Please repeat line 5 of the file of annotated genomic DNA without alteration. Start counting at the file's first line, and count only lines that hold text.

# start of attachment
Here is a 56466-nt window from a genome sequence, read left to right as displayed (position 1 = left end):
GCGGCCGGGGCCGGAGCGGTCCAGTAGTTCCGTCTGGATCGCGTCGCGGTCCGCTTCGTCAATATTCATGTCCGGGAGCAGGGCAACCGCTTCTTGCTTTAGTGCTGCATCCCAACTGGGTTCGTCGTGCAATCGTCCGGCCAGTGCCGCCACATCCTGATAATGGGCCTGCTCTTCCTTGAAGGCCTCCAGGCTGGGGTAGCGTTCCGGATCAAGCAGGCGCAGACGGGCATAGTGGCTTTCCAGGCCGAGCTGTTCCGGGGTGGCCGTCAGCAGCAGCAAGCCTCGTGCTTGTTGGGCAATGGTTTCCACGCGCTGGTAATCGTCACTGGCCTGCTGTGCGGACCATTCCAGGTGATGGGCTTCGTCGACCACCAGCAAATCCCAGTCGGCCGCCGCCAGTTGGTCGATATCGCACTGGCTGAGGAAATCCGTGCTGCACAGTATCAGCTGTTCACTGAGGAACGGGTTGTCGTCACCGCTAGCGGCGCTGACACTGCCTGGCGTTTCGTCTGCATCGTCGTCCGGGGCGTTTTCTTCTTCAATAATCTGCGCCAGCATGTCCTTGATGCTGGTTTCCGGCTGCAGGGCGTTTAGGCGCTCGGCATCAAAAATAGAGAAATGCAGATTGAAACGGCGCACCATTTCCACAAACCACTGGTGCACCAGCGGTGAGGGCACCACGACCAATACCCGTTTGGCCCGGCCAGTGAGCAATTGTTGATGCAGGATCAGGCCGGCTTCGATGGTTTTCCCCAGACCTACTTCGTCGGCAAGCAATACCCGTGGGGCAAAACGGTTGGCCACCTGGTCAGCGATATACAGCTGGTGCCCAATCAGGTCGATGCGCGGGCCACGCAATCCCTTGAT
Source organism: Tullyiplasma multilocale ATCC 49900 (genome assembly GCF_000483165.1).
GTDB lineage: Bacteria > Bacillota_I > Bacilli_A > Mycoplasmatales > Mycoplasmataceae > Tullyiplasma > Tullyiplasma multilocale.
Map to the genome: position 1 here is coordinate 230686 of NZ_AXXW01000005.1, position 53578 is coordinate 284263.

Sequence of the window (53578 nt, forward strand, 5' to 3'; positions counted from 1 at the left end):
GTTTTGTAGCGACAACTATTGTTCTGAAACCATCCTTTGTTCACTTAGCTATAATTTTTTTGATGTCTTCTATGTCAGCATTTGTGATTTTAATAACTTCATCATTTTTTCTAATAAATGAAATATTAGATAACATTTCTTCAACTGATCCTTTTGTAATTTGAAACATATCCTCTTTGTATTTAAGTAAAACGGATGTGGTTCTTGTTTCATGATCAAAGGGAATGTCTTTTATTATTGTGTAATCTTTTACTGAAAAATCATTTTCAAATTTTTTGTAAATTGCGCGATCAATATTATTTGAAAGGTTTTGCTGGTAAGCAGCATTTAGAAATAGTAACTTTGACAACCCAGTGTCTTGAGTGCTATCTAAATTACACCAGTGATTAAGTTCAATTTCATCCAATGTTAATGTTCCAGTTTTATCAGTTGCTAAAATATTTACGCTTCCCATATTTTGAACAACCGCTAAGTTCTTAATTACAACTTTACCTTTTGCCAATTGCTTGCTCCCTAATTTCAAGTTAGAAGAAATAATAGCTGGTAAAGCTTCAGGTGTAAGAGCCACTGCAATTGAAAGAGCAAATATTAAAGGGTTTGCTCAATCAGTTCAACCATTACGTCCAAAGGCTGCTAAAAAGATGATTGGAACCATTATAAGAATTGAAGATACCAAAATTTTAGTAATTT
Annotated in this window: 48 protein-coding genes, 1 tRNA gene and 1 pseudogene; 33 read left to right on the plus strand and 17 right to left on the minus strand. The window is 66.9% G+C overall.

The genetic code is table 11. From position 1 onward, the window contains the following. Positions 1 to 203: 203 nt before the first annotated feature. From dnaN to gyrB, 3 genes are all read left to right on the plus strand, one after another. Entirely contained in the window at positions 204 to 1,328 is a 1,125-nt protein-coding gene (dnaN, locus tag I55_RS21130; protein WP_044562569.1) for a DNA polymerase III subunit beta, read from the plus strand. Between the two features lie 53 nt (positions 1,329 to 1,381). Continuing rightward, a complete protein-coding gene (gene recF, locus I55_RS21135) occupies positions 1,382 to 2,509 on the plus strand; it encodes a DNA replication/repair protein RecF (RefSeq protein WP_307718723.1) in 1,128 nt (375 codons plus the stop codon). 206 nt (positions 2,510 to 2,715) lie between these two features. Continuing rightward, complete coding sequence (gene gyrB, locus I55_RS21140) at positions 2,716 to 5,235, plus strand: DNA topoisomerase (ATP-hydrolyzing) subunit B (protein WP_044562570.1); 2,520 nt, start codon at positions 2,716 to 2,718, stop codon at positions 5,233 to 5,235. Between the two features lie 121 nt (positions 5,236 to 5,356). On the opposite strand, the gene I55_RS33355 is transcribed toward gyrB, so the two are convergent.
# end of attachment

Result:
Map to the genome: position 1 here is coordinate 230686 of NZ_AXXW01000005.1, position 53578 is coordinate 284263.